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JAMA. 2002 Jan 9;287(2):221-5.

Prevalence of Kaposi sarcoma-associated herpesvirus infection in homosexual men at beginning of and during the HIV epidemic.

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  • 1Department of Epidemiology and Biostatistics, University of California, San Francisco, CA 94143, USA. dosmond@psg.ucsf.edu



Some studies have inferred that an epidemic of Kaposi sarcoma-associated herpesvirus (KSHV) infection in homosexual men in the United States occurred concurrently with that of human immunodeficiency virus (HIV), but there have been no direct measurements of KSHV prevalence at the beginning of the HIV epidemic.


To determine the prevalence of KSHV infection in homosexual men in San Francisco, Calif, at the beginning of the HIV epidemic in 1978 and 1979 and to examine changes in prevalence of KSHV at time points from 1978 through 1996 in light of changes in sexual behavior.


Analysis of a clinic-based sample (n = 398) derived from the San Francisco City Clinic Cohort (ages 18-66 years) (n = 2666 for analyses herein) and from population-based samples from the San Francisco Men's Health Study (MHS) (ages 25-54 years) (n = 825 and 252) and the San Francisco Young Men's Health Study (YMHS) (ages 18-29 years) (n = 428-976, and 557); behavioral studies were longitudinal and KSHV prevalence studies were cross-sectional.


Antibodies against KSHV and HIV; sexual behaviors.


The prevalence of KSHV infection in 1978 and 1979 was 26.5% of 235 (a random sample) overall (weighted for HIV infection) vs 6.9% (128/1842) for HIV in the San Francisco City Clinic Cohort sample. The prevalence of KSHV infection remained essentially unchanged between an MHS sample of 252 in 1984 and 1985 (29.6%) and a YMHS sample of 557 in 1995 and 1996 (26.4%), while HIV prevalence dropped from 49.5% of 825 in 1984 and 1985 (MHS) to 17.6% of 428 in 1992 and 1993 (YMHS). The proportion of men practicing unprotected receptive anal intercourse with 1 or more partners declined from 54% to 11% during the 1984 through 1993 period (MHS) with similar though slightly higher values in the YMHS in 1992 and 1993; whereas for unprotected oral intercourse it ranged between 60% and 90% in the 1984 through 1996 period (MHS and YMHS).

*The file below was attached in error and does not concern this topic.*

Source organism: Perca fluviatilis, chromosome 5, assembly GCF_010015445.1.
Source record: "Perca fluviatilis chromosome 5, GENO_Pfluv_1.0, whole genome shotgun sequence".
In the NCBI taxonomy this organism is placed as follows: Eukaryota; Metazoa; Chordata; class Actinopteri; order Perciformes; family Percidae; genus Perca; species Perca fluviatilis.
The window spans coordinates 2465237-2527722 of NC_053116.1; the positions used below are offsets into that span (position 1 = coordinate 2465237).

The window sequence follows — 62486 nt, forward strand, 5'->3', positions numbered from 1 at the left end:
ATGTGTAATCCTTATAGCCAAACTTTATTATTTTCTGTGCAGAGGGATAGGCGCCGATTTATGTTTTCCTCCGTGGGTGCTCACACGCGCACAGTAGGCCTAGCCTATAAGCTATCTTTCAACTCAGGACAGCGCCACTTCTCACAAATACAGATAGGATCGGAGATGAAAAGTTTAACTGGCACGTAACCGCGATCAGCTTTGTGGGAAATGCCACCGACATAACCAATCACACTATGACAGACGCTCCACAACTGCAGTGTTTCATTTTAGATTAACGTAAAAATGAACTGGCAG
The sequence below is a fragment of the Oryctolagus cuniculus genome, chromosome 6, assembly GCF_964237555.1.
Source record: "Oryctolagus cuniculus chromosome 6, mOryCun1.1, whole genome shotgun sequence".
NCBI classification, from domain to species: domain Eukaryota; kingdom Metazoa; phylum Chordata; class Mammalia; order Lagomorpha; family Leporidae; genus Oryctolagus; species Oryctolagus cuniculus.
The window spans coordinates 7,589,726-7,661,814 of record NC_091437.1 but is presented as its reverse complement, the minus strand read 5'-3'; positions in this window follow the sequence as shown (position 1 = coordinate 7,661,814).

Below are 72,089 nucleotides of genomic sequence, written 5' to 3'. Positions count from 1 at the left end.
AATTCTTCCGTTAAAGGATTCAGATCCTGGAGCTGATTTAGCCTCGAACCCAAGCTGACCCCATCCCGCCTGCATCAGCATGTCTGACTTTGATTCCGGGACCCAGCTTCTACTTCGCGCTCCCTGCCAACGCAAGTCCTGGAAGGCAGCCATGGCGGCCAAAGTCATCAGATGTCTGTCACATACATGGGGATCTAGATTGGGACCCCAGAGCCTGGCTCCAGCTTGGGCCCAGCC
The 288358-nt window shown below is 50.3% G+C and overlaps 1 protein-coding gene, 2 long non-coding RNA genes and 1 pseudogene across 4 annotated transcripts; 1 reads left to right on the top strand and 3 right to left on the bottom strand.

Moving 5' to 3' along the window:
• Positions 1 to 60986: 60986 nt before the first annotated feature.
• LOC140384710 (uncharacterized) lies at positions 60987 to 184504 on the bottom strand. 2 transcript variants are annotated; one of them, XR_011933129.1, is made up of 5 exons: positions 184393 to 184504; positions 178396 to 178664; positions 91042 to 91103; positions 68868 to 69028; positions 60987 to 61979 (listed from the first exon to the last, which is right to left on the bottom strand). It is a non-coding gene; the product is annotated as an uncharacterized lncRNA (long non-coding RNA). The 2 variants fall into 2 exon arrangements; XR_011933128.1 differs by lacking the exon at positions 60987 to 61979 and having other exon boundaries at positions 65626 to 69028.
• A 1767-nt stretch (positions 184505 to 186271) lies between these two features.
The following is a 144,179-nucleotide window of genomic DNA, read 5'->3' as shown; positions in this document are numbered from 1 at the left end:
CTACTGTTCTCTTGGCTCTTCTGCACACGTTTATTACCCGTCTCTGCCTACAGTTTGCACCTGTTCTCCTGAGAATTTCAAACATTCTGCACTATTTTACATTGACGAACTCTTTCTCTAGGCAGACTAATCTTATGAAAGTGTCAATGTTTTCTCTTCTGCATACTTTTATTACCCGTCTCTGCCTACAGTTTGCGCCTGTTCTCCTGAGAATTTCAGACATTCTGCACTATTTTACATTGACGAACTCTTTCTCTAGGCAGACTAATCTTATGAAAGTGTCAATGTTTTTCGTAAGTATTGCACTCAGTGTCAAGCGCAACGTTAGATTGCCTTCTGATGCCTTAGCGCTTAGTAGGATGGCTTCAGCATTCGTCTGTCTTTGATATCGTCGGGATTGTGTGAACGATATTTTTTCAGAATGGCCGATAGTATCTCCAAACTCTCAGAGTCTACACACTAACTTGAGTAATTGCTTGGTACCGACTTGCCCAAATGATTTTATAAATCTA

Infection with KSHV was already highly prevalent in homosexual men when the HIV epidemic began in San Francisco, and its prevalence has been maintained at a nearly constant level. Any declines in the incidence of Kaposi sarcoma do not appear to be caused by a decline in KSHV transmission.

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